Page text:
Several hours go by. They're gone. The towers are gone. Burning. I stare at the screen -- my shirt is wet. Where is everyone? I get a call finally from work. We have to get emergency messaging together for the families of the Port Authority. The entire media relations team was in the building. I sit down to write. "All families of Port Authority employees please call the hotline for information." I call the TV stations. Give them the correct number. They were all in the building.

Two days ago, I saw DDB Brazil's ad for WWF. I lost my breath. A nightmare. All those planes. The rumbling. I felt myself reaching for the City again. I got sick. Again.

We all get the point. The tsunami was immense when comparing the number of lives lost. But this is too close for us. We lost colleagues, friends, family members. The images are too powerful. For those of us close to the City, for those of us who lost people, for those of us...for all of us...the images are too powerful. They weren't just buildings. They were America.

Thursday, September 3, 2009

The Bob Saget Effect

People like to be surprised. I'm talking full-on, cigar-smoking, curse-slinging Bob Saget surprised. I just watched his roast on Comedy Central and I got to thinking that we could build an entire marketing theory class around this guy. Forget Madonna, this guy is the King of re-invention. Although, I'm not certain he is actually re-inventing anything -- just revealing himself. First, let's just reflect for a moment about this photo shoot:

They really loved that sweater. "Bob, let's get a close up of you in that acrylic number. Yes, hand on cheek, gently... not too masculine...perfect...and a little semi-smile, just a bit, not too teeth...yes...yes... Got it!" So, what's so fabulous is that this guy was actually acting. He really was acting. All through the Eighties -- laughing at little twin babies who can't talk so well, hugging awkward teenage daughter, paltry jokes, semi-smiles. Eight years of this. AND we haven't even begun to talk about America's Funniest Home Videos. Which is known by the entire South as AFHV. It actually is known by the acronym -- and Saget is the God of the acronym to the most conservative faction of our global society. He may be the best actor of our time. I'm gonna go out on a limb and say he is. He is the best actor of our time. Because he's a dirty old man. A dirty, dirty, lover of spandex-wearing Hollywood hotties, dirty old man. Or maybe that's an act, too. Jesus. He's the Einstein of pop culture. And he's funny. Surprisingly funny. Dirty and funny.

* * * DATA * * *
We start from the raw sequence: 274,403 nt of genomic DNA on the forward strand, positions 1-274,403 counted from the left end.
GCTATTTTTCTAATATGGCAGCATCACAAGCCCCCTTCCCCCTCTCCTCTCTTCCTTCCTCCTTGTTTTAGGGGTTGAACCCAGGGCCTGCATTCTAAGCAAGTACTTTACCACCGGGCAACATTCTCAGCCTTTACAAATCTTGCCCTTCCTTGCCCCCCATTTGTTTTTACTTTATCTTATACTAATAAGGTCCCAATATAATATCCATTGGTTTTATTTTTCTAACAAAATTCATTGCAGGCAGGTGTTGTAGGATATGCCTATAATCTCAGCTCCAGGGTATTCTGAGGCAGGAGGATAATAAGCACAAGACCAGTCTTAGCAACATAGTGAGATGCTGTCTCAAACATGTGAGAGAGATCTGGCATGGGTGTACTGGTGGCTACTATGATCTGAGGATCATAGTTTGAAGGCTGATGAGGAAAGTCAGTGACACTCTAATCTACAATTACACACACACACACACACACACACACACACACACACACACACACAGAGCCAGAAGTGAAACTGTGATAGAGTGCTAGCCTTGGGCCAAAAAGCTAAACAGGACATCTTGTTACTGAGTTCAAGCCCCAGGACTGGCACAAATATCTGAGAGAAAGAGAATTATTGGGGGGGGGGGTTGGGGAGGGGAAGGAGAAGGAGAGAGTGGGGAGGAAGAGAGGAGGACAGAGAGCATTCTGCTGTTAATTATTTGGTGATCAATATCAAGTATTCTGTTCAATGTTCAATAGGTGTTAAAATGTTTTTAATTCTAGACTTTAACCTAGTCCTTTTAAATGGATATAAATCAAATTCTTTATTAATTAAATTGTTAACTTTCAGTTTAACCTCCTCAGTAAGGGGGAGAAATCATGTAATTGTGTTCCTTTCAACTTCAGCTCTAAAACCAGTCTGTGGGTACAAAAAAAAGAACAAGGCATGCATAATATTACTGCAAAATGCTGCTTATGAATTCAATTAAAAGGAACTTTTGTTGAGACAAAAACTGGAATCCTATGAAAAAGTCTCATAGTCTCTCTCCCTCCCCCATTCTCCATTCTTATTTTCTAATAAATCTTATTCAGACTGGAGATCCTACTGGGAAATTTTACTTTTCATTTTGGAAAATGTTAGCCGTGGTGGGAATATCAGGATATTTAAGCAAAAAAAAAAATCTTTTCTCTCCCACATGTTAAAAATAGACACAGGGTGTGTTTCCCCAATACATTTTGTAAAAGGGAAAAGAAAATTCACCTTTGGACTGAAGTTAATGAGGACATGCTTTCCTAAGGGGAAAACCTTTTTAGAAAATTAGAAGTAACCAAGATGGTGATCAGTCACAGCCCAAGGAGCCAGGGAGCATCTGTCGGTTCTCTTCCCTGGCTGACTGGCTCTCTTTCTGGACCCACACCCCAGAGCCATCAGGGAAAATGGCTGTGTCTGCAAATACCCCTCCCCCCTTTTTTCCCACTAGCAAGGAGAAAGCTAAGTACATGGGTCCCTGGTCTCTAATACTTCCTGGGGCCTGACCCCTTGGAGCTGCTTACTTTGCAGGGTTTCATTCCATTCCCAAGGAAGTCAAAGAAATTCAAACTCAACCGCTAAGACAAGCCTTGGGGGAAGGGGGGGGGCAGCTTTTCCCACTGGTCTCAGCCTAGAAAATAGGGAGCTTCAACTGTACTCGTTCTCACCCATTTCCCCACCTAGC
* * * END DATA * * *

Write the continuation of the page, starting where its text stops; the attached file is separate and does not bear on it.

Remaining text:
Now, what does dirty and funny have to do with advertising, you might ask? Or maybe you are not asking, in which case you probably work at Crispin, Porter and Bogusky, or some scary little shop down a back alley in Las Vegas. Well, it has to do with surprising your audience. We love to discover something new about our brands. We love little unexpected presents. We love secrets, discovery and mystery. The best brands offer engaging new products, hidden campaigns for the most zealous of supporters, operational solutions, brand experiences beyond reason. They surprise us. Over and over again. It's the Bob Saget Effect. I'm not suggesting you run out and make a Keynote about the Bob Saget Effect, unless you have some really liberal clients -- like Hugh Hefner liberal -- but I do believe we should embrace this thinking when our brands seem tired and our consumers even more so. Just peek beneath the acrylic sweater. Just a bit, not too much...

Wednesday, September 2, 2009


Bloggers are not journalists. They are opinionists. And in my opinion, more powerful in many ways. In the latest Neilsen Global Online Consumer Survey, more than 70% said they trust consumer opinions posted online...from people they don't know. That's huge. Now, I'm not knocking Katie Couric. Well, maybe I am -- or at least her make-up artist -- what is with all that eyeliner? But the truth of the matter is people believe their peers. Possibly because they feel they have nothing to gain from a complaint or recommendation. There is no intention other than to help the online community form an opinion. Bloggers, reviewers, commenters are the rock stars of the written word. The new pushers. Or as Trendwatching reported in its most recent trend report: the new advertisers.